PRINCE AMONG SLAVES is an inspiring true story of Abdul Rahman, an African Muslim prince who survived the harsh ordeals of slavery through his love of family and deep abiding faith. This special tells the forgotten story of an African prince who was enslaved in Mississippi for 40 years before finally achieving freedom and becoming one of the most famous men in America. The film depicts a universal story of perseverance, hope and unimaginable indignities. Prince Rahman faced immeasurable odds, yet managed to survive his long fall from royalty with character and integrity intact. Narrated by actor and hip-hop artist Mos Def, PRINCE AMONG SLAVES is based on Dr. Terry Alford's biography of the same name.
Join KUED for a free public screening and panel discussion of the film Tuesday, February 26, from 7-9 p.m. at the Salt Lake City Main Public Library, 210 East 400 South. Panelists include Ghulam Hasnain, director of the Salt Lake American Muslim Association, Hajie Goll, research officer for the United Africans of Utah, Amadou Niang, PhD candidate, Department of Education, Culture & Society at the University of Utah, and Edward Lewis Jr., former NAACP Tri-State President for Idaho, Nevada and Utah. The documentary, part of PBS' tribute to Black History Month, is a presentation of the National Black Programming Consortium. It was the winner of the Best Documentary at the 2007 American Black Film Festival.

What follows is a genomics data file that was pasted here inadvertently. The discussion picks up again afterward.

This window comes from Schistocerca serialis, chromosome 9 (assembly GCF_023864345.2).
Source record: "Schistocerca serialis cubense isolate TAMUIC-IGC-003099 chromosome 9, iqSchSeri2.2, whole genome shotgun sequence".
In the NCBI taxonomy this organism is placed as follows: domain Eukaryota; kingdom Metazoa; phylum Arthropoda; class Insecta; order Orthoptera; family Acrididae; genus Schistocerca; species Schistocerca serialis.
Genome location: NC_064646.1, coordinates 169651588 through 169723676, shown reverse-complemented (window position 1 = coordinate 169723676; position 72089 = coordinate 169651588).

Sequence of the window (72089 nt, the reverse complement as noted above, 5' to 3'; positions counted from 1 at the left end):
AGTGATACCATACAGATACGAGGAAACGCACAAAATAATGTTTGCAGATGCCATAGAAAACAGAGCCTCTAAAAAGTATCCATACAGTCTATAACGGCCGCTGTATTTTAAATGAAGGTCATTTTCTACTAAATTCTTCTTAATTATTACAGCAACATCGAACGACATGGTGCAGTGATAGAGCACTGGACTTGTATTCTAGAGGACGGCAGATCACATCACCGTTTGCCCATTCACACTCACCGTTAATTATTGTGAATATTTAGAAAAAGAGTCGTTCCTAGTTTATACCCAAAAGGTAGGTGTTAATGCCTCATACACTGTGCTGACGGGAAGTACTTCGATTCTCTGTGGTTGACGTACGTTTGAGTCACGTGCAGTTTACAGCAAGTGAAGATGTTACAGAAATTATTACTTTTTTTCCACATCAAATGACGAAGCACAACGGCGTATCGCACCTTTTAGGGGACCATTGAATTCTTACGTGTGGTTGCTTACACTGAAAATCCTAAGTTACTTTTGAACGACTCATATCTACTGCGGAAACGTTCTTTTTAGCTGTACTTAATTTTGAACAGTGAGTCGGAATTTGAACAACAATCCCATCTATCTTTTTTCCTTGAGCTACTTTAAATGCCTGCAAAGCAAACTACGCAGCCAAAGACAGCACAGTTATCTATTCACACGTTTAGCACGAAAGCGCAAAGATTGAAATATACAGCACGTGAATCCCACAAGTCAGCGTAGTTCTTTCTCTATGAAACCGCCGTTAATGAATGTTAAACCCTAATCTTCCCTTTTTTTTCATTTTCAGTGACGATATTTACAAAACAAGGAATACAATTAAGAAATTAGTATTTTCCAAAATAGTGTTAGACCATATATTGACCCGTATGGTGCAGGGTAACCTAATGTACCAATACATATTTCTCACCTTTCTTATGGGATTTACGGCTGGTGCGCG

Prince Rahman, a young African general slated to rule a nation larger than the Thirteen Colonies, was instead captured during battle in 1788 and sold into slavery in Mississippi. He served on a single plantation in Natchez for almost 40 years, before negotiating his freedom with the U.S. State Department and the White House in 1828. Prince Rahman later returned to Africa, where his royal status was once again acknowledged. PRINCE AMONG SLAVES ends with a family reunion of Rahman's African and American descendents in Natchez, Mississippi.
"I was immediately attracted to this story because of its powerful message," re-enactment director and supervisory producer Bill Duke says. "Too many people continue to be enslaved by poverty, drugs and bad decisions. But like Abdul Rahman, they can come out of it and regain their dignity and respect."
This amazing piece of American history is perhaps the best detailed biography of an enslaved African, yet it was never included in history books, until now. Through the story of this man, who happened also to be a devout Muslim, American viewers have a chance to move beyond the stereotypes of our day concerning Islam, to learn something more about Muslims in Early America.
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